I am male 62 years and will repeat again for London 2019 but upping the paces for a 3:30 target.
  • ClagClag ✭✭✭
    What P & D plan had you used previously bobdidmadrid
    That’s a good improvement and great times too. I’ve also found P & D has let me finish well and given negative splits which sometimes makes me wonder if I should have gone faster! 
  • I did the 18 week up to 55 miles P&D. I found both P&D and Hanson's excellent for strength and strong finishing but Hanson's allowed me for the first time to pick up and maintain, the pace from about mile 16 where I went from av pace of about 8:25 a mile to 8:12. 

    I know what you mean about wondering if you could have gone faster and possibly so. However, I think it is more an indication that you got the pacing close to spot on.
  • ClagClag ✭✭✭
    Sounds promising. Having read a few blogs and reviews I’m thinking Hanson could be worth a bash. The one outstanding concern is the taper, or rather lack of. Previously I’ve cut back from peak mileage to way less than specified, only running around 5 miles on Tuesday for a Sunday marathon.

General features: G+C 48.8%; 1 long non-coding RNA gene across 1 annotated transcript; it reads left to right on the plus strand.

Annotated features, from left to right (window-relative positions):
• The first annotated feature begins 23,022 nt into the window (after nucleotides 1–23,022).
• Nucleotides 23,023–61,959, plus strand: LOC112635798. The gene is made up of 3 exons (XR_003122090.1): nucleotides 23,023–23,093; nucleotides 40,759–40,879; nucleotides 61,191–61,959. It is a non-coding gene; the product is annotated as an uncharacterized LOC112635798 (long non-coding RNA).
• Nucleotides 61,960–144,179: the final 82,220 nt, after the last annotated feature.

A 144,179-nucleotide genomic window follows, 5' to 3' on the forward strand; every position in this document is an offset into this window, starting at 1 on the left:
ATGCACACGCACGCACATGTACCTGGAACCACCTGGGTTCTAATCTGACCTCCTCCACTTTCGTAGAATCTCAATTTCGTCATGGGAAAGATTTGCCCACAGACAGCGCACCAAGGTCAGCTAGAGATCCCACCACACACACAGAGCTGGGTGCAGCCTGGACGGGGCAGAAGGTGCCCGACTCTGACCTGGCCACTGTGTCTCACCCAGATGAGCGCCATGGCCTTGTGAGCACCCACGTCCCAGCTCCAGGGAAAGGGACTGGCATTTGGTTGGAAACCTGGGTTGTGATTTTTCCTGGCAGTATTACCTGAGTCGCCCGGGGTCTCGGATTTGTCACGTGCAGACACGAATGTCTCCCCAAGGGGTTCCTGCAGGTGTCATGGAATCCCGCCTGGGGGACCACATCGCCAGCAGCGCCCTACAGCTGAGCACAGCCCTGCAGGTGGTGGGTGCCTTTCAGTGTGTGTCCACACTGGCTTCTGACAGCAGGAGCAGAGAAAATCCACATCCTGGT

Did you follow it religiously to the end? I think for me it’d have to be the Beginner plan as I’ve only ever gone up to 57 miles in a week. 
  • I had similar concerns about both the taper and mileage. However, the taper, or lack of it, really worked for me. In the past I've found the three week taper quite frustrating and feel that I lost some 'sharpness'. This was probably psychological, as much of this game is!  Keeping the intensity up to the last week certainly avoided those feelings of lethargy and, for me, had no negative affect on performance. The extra mileage was fairly nominal between both P&D and the Beginner plan and between the two Hansons schedules.